THE FINANCE ministry has decided to appeal against the administrative court’s ruling that the incremental reductions of the pensions of public sector, which were in force since December 2012 were unconstitutional. The return of the amounts cut was estimated to cost the state between 30 and 40 million euro every year. The ruling was based on a bizarre, older, Supreme Court decision that deemed state pensions a property right.
The biggest fear of the finance ministry, however is that the administrative court might rule the cuts of public sector wages from 2013 to 2017, against which appeals were filed both by Pasydy and individual public servants, unconstitutional. The amount saved each year through these cuts was about €250 million. If the court rules the pay cuts unconstitutional, the state would be faced with a total bill of €1.25 billion, for the five years the cuts were in force. This danger is included in the government’s report on fiscal risks that is submitted every year with the state budget.
It is pointless to go into the legal aspects of the case as the law in Cyprus seems to weigh in favour of public employees for some reason. Why could states like the UK and Greece cut pensions and public sector wages without the courts overturning the decisions while in Cyprus it is unconstitutional to do so, even when the state is bankrupt and needs to reduce its spending to remain solvent? What type of democratic constitution protects a specific group of workers from suffering pay cuts when the rest of the workforce has no such protection from the law?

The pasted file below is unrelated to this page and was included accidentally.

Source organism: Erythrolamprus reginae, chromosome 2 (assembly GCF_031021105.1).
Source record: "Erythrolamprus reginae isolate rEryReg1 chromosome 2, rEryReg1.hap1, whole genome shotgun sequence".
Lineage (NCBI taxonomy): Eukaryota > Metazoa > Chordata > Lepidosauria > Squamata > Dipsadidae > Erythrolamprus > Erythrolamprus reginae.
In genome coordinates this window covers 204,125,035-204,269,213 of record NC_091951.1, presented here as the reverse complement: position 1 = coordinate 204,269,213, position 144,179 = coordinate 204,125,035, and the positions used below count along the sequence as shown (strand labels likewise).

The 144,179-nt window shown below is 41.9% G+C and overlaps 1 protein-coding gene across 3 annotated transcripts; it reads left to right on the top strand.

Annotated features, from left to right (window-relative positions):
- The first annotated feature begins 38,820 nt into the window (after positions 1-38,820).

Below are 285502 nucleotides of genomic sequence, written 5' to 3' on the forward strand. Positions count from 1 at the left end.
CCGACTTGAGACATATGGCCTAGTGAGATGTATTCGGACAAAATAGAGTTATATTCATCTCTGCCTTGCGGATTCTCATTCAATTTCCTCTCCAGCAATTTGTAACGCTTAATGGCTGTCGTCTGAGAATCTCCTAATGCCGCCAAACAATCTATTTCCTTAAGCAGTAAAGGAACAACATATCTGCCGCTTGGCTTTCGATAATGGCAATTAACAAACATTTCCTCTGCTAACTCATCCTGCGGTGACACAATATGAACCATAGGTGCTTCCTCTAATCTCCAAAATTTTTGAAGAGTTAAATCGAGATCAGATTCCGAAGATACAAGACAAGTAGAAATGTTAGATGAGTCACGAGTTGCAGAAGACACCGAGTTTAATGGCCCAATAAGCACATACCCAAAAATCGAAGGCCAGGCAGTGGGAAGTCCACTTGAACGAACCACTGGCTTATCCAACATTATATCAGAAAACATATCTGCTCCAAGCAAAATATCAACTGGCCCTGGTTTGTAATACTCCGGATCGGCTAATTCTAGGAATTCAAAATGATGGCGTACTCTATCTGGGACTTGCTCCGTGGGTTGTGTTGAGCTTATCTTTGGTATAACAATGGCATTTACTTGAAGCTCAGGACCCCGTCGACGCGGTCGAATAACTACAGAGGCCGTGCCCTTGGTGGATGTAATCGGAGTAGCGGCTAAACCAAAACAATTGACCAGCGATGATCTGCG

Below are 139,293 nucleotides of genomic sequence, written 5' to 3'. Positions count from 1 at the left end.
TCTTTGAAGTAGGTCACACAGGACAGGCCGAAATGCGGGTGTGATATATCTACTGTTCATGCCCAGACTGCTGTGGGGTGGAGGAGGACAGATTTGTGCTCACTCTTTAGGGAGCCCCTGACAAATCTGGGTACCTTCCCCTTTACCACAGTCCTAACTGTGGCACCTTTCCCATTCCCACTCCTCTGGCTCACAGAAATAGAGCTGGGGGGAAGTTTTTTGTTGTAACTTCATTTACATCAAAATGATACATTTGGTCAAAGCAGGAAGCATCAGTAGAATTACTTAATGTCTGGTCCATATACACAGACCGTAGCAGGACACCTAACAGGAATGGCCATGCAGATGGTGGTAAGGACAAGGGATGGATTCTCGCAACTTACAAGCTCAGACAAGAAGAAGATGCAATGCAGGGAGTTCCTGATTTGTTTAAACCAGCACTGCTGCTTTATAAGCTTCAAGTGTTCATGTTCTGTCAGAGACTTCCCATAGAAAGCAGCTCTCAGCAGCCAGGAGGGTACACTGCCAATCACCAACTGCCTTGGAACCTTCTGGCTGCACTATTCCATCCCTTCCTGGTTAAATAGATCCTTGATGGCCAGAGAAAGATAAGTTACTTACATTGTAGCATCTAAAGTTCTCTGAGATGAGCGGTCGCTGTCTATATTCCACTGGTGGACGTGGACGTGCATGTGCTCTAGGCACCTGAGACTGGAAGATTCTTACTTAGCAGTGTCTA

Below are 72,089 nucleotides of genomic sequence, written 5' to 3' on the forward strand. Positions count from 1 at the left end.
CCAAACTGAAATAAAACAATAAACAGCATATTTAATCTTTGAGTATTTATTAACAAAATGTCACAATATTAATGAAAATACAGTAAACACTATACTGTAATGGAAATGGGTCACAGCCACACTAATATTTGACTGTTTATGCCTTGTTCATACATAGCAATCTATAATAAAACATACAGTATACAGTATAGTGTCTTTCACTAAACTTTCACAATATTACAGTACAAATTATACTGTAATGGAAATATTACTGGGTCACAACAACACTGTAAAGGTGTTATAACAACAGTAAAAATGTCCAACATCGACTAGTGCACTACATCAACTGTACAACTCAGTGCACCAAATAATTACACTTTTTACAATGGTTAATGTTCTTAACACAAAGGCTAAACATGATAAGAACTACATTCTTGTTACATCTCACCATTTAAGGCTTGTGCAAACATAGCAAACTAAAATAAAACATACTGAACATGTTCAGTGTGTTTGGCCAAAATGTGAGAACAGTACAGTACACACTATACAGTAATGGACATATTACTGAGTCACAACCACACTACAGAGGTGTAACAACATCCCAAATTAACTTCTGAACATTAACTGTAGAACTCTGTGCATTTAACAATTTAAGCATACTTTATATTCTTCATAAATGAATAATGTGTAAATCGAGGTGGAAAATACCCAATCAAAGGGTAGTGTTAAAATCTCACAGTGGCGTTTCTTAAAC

This is not just a legal issue. It is also a moral issue, which highlights the sense of entitlement of the public employees that believe they have the right to be treated differently from all the other workers on the island. And Pasydy, their union, has gone to court in the belief that public employees cannot be treated like the rest of the country’s workers who accepted pay cuts without protest or appeals to the courts.
Public employees, with the encouragement of their union leaders and tacit approval of pandering politicians have come to believe they are a different class of worker, entitled to special treatment. We hope the courts accept the appeal of Pasydy and orders the state to reimburse all public employees for suffering the injustice of having their pay docked like the rest of the workers. Perhaps this will at last trigger a reaction from the rest of the working population that will pick up the bill for preserving the privileges of our labour aristocracy.